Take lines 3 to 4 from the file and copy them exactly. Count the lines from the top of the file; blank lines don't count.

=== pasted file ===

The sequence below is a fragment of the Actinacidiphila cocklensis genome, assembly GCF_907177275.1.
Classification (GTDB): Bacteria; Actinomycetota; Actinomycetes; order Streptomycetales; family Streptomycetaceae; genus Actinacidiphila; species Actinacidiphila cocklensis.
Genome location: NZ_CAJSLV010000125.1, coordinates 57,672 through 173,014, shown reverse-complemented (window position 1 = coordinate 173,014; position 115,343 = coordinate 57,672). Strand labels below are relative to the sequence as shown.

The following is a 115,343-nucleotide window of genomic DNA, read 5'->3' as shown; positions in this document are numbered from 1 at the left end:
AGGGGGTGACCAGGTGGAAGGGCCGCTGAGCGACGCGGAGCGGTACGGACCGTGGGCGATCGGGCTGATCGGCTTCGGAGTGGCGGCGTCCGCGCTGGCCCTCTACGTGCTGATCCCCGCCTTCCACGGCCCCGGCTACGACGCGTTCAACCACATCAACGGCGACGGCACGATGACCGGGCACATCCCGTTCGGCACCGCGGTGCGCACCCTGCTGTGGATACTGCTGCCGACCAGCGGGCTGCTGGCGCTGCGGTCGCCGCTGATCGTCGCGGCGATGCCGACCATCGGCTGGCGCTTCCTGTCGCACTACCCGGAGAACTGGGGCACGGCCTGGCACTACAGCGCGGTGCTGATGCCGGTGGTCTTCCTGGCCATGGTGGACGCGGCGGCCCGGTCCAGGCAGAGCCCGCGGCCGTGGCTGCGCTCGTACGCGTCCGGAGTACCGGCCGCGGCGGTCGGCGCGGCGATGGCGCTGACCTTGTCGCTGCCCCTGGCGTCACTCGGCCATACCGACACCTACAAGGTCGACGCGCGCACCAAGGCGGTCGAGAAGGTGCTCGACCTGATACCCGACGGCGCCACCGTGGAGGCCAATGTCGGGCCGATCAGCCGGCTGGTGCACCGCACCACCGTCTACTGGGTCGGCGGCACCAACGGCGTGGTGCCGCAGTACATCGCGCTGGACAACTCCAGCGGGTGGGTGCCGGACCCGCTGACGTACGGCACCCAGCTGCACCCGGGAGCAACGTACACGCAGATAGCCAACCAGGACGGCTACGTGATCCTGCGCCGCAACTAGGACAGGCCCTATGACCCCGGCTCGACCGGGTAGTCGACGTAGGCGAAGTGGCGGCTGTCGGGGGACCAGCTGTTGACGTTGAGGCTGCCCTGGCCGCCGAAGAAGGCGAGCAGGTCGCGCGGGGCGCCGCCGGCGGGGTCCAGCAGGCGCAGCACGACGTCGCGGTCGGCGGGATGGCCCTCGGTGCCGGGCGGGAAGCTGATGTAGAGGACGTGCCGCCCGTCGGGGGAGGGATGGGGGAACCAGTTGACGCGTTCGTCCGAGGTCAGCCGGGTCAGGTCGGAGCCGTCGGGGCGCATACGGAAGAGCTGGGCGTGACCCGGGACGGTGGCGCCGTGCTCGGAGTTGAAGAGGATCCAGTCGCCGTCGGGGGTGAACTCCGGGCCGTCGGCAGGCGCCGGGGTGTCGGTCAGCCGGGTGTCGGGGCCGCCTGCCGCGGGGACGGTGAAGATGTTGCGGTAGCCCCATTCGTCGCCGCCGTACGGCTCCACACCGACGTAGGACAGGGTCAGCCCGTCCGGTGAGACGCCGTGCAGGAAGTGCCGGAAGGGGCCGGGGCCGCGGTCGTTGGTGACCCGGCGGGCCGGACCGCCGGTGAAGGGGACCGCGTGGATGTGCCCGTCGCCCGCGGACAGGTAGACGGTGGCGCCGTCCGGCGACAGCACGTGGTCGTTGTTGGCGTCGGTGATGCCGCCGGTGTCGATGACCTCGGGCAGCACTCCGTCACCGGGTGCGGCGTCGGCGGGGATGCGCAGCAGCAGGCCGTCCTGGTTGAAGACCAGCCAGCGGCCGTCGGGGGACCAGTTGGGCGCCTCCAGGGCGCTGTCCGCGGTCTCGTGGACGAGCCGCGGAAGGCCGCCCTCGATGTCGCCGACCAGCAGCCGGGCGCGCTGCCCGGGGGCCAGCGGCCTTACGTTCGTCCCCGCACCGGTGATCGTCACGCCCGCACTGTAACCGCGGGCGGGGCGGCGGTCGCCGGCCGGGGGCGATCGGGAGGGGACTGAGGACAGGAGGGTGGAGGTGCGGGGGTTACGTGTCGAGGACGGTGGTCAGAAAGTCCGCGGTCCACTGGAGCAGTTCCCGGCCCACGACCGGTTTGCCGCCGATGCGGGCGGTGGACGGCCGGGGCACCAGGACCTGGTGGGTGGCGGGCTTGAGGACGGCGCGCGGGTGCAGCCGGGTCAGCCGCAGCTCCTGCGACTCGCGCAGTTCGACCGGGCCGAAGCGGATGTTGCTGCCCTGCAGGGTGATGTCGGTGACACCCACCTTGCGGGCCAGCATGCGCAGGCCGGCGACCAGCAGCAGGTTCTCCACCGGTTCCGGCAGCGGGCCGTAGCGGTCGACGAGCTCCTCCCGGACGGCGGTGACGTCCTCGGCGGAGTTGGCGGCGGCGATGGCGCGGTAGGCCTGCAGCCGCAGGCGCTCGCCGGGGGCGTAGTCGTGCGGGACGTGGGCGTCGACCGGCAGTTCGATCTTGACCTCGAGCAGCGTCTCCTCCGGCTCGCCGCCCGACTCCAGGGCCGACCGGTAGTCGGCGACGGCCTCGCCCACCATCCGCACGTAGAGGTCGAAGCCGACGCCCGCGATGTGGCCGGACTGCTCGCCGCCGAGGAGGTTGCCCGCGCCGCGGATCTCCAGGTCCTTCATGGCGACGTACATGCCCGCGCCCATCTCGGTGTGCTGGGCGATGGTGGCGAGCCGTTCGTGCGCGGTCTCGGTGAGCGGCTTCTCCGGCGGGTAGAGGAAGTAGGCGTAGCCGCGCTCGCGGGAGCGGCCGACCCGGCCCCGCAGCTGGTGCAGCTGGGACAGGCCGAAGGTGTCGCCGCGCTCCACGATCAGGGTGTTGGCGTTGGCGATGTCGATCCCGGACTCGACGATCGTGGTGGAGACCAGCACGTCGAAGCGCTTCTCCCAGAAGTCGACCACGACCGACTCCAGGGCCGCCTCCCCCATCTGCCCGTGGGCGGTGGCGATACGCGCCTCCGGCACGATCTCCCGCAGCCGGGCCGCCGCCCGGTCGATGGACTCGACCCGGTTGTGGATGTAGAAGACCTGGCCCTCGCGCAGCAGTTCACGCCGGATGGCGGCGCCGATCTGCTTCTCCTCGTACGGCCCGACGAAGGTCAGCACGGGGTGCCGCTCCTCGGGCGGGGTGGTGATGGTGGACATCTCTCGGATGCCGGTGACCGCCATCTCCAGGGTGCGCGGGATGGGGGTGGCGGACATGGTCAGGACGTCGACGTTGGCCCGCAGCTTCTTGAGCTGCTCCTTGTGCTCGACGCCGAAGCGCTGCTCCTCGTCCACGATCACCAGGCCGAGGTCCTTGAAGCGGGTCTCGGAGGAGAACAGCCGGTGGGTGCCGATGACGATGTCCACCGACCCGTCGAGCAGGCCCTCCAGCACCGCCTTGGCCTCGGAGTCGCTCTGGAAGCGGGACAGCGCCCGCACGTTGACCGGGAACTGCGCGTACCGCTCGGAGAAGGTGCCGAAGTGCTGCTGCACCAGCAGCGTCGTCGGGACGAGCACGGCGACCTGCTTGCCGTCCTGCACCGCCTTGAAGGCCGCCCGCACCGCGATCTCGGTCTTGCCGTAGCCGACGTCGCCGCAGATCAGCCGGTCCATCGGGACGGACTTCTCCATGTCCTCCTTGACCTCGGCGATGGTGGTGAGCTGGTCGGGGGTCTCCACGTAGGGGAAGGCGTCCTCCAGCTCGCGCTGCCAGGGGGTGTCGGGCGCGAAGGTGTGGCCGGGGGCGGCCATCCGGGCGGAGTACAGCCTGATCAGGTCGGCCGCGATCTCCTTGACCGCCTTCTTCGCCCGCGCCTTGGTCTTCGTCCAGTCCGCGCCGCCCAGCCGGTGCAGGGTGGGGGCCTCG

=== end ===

Genome location: NZ_CAJSLV010000125.1, coordinates 57,672 through 173,014, shown reverse-complemented (window position 1 = coordinate 173,014; position 115,343 = coordinate 57,672). Strand labels below are relative to the sequence as shown.

The following is a 115,343-nucleotide window of genomic DNA, read 5'->3' as shown; positions in this document are numbered from 1 at the left end: